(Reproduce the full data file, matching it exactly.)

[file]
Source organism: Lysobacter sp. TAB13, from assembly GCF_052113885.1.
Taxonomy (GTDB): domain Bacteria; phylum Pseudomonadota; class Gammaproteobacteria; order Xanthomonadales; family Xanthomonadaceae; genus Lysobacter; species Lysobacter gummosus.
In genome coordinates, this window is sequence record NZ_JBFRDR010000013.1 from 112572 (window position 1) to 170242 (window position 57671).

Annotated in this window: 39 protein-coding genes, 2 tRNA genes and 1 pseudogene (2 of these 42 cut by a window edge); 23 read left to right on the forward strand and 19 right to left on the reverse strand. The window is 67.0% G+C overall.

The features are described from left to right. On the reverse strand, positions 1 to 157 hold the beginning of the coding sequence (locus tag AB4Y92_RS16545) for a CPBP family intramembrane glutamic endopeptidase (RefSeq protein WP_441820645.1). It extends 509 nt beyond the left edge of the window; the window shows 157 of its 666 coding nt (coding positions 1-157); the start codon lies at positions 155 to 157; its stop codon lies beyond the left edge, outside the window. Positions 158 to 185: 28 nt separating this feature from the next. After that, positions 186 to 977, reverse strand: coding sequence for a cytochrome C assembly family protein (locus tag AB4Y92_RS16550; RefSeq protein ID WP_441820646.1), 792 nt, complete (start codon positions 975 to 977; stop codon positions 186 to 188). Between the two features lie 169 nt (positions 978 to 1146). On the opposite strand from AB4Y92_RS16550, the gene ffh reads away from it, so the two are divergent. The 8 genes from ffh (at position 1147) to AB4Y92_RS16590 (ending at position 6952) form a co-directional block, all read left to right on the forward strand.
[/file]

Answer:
Source organism: Lysobacter sp. TAB13, from assembly GCF_052113885.1.
Taxonomy (GTDB): domain Bacteria; phylum Pseudomonadota; class Gammaproteobacteria; order Xanthomonadales; family Xanthomonadaceae; genus Lysobacter; species Lysobacter gummosus.
In genome coordinates, this window is sequence record NZ_JBFRDR010000013.1 from 112572 (window position 1) to 170242 (window position 57671).

Annotated in this window: 39 protein-coding genes, 2 tRNA genes and 1 pseudogene (2 of these 42 cut by a window edge); 23 read left to right on the forward strand and 19 right to left on the reverse strand. The window is 67.0% G+C overall.

The features are described from left to right. On the reverse strand, positions 1 to 157 hold the beginning of the coding sequence (locus tag AB4Y92_RS16545) for a CPBP family intramembrane glutamic endopeptidase (RefSeq protein WP_441820645.1). It extends 509 nt beyond the left edge of the window; the window shows 157 of its 666 coding nt (coding positions 1-157); the start codon lies at positions 155 to 157; its stop codon lies beyond the left edge, outside the window. Positions 158 to 185: 28 nt separating this feature from the next. After that, positions 186 to 977, reverse strand: coding sequence for a cytochrome C assembly family protein (locus tag AB4Y92_RS16550; RefSeq protein ID WP_441820646.1), 792 nt, complete (start codon positions 975 to 977; stop codon positions 186 to 188). Between the two features lie 169 nt (positions 978 to 1146). On the opposite strand from AB4Y92_RS16550, the gene ffh reads away from it, so the two are divergent. The 8 genes from ffh (at position 1147) to AB4Y92_RS16590 (ending at position 6952) form a co-directional block, all read left to right on the forward strand.